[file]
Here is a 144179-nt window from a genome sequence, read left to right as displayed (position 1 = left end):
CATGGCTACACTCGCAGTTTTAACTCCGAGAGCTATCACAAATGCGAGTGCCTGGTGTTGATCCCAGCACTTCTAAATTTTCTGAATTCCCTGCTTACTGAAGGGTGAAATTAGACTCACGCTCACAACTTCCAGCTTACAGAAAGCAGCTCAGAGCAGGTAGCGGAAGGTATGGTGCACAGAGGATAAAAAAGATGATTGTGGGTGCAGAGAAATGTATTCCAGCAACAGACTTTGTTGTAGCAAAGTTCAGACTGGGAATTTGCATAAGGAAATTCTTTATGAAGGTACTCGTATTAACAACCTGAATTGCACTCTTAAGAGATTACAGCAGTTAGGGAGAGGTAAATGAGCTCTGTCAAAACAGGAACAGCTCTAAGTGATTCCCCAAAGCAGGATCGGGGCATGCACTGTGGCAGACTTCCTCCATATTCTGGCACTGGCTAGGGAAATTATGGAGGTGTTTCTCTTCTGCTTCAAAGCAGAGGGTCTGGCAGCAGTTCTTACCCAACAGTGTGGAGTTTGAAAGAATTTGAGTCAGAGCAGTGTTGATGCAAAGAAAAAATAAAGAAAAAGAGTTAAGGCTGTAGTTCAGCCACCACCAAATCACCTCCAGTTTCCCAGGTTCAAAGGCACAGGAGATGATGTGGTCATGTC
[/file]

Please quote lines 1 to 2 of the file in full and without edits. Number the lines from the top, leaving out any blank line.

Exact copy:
Here is a 144179-nt window from a genome sequence, read left to right as displayed (position 1 = left end):
CATGGCTACACTCGCAGTTTTAACTCCGAGAGCTATCACAAATGCGAGTGCCTGGTGTTGATCCCAGCACTTCTAAATTTTCTGAATTCCCTGCTTACTGAAGGGTGAAATTAGACTCACGCTCACAACTTCCAGCTTACAGAAAGCAGCTCAGAGCAGGTAGCGGAAGGTATGGTGCACAGAGGATAAAAAAGATGATTGTGGGTGCAGAGAAATGTATTCCAGCAACAGACTTTGTTGTAGCAAAGTTCAGACTGGGAATTTGCATAAGGAAATTCTTTATGAAGGTACTCGTATTAACAACCTGAATTGCACTCTTAAGAGATTACAGCAGTTAGGGAGAGGTAAATGAGCTCTGTCAAAACAGGAACAGCTCTAAGTGATTCCCCAAAGCAGGATCGGGGCATGCACTGTGGCAGACTTCCTCCATATTCTGGCACTGGCTAGGGAAATTATGGAGGTGTTTCTCTTCTGCTTCAAAGCAGAGGGTCTGGCAGCAGTTCTTACCCAACAGTGTGGAGTTTGAAAGAATTTGAGTCAGAGCAGTGTTGATGCAAAGAAAAAATAAAGAAAAAGAGTTAAGGCTGTAGTTCAGCCACCACCAAATCACCTCCAGTTTCCCAGGTTCAAAGGCACAGGAGATGATGTGGTCATGTC